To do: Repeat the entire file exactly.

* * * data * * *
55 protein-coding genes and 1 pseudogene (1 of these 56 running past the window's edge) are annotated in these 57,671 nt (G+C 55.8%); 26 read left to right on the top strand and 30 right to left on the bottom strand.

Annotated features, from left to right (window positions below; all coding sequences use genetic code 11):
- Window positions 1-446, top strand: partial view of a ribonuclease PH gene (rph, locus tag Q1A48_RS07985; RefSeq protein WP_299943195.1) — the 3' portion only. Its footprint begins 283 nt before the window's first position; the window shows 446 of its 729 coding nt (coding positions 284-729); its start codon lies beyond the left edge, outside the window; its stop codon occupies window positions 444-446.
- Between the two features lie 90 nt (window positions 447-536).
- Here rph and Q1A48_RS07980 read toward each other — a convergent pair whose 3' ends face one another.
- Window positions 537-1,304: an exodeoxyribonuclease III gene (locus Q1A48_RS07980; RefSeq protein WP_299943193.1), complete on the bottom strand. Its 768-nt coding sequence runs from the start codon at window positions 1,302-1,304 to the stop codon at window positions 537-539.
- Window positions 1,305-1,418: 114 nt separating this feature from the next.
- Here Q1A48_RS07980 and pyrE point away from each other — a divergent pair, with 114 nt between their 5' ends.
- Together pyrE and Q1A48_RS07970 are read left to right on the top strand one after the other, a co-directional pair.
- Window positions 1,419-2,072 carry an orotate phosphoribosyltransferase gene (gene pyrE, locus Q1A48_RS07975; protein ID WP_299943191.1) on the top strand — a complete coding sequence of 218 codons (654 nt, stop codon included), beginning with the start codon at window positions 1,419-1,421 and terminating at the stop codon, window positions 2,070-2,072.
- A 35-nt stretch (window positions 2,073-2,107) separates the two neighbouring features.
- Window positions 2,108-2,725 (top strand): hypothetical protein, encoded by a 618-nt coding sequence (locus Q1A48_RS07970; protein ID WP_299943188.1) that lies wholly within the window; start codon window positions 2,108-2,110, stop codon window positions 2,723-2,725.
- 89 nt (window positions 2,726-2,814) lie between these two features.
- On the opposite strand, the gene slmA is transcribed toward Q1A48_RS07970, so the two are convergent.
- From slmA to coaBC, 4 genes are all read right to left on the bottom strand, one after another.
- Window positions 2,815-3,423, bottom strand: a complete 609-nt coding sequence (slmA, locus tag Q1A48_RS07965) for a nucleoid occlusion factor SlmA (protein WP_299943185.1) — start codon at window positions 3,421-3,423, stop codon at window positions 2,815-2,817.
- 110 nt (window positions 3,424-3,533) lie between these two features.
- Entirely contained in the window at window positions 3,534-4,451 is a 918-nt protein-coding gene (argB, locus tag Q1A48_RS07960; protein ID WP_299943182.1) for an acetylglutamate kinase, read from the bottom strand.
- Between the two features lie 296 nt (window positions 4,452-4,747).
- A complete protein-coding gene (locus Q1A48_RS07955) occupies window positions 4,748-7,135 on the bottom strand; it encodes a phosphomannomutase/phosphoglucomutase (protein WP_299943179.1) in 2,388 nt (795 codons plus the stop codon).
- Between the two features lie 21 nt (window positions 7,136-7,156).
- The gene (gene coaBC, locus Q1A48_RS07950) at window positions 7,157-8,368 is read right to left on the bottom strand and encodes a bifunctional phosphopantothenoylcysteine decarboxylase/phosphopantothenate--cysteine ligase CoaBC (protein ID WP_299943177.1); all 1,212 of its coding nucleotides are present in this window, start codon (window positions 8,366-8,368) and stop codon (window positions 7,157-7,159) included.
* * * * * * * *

55 protein-coding genes and 1 pseudogene (1 of these 56 running past the window's edge) are annotated in these 57,671 nt (G+C 55.8%); 26 read left to right on the top strand and 30 right to left on the bottom strand.

Annotated features, from left to right (window positions below; all coding sequences use genetic code 11):
- Window positions 1-446, top strand: partial view of a ribonuclease PH gene (rph, locus tag Q1A48_RS07985; RefSeq protein WP_299943195.1) — the 3' portion only. Its footprint begins 283 nt before the window's first position; the window shows 446 of its 729 coding nt (coding positions 284-729); its start codon lies beyond the left edge, outside the window; its stop codon occupies window positions 444-446.
- Between the two features lie 90 nt (window positions 447-536).
- Here rph and Q1A48_RS07980 read toward each other — a convergent pair whose 3' ends face one another.
- Window positions 537-1,304: an exodeoxyribonuclease III gene (locus Q1A48_RS07980; RefSeq protein WP_299943193.1), complete on the bottom strand. Its 768-nt coding sequence runs from the start codon at window positions 1,302-1,304 to the stop codon at window positions 537-539.
- Window positions 1,305-1,418: 114 nt separating this feature from the next.
- Here Q1A48_RS07980 and pyrE point away from each other — a divergent pair, with 114 nt between their 5' ends.
- Together pyrE and Q1A48_RS07970 are read left to right on the top strand one after the other, a co-directional pair.
- Window positions 1,419-2,072 carry an orotate phosphoribosyltransferase gene (gene pyrE, locus Q1A48_RS07975; protein ID WP_299943191.1) on the top strand — a complete coding sequence of 218 codons (654 nt, stop codon included), beginning with the start codon at window positions 1,419-1,421 and terminating at the stop codon, window positions 2,070-2,072.
- A 35-nt stretch (window positions 2,073-2,107) separates the two neighbouring features.
- Window positions 2,108-2,725 (top strand): hypothetical protein, encoded by a 618-nt coding sequence (locus Q1A48_RS07970; protein ID WP_299943188.1) that lies wholly within the window; start codon window positions 2,108-2,110, stop codon window positions 2,723-2,725.
- 89 nt (window positions 2,726-2,814) lie between these two features.
- On the opposite strand, the gene slmA is transcribed toward Q1A48_RS07970, so the two are convergent.
- From slmA to coaBC, 4 genes are all read right to left on the bottom strand, one after another.
- Window positions 2,815-3,423, bottom strand: a complete 609-nt coding sequence (slmA, locus tag Q1A48_RS07965) for a nucleoid occlusion factor SlmA (protein WP_299943185.1) — start codon at window positions 3,421-3,423, stop codon at window positions 2,815-2,817.
- 110 nt (window positions 3,424-3,533) lie between these two features.
- Entirely contained in the window at window positions 3,534-4,451 is a 918-nt protein-coding gene (argB, locus tag Q1A48_RS07960; protein ID WP_299943182.1) for an acetylglutamate kinase, read from the bottom strand.
- Between the two features lie 296 nt (window positions 4,452-4,747).
- A complete protein-coding gene (locus Q1A48_RS07955) occupies window positions 4,748-7,135 on the bottom strand; it encodes a phosphomannomutase/phosphoglucomutase (protein WP_299943179.1) in 2,388 nt (795 codons plus the stop codon).
- Between the two features lie 21 nt (window positions 7,136-7,156).
- The gene (gene coaBC, locus Q1A48_RS07950) at window positions 7,157-8,368 is read right to left on the bottom strand and encodes a bifunctional phosphopantothenoylcysteine decarboxylase/phosphopantothenate--cysteine ligase CoaBC (protein ID WP_299943177.1); all 1,212 of its coding nucleotides are present in this window, start codon (window positions 8,366-8,368) and stop codon (window positions 7,157-7,159) included.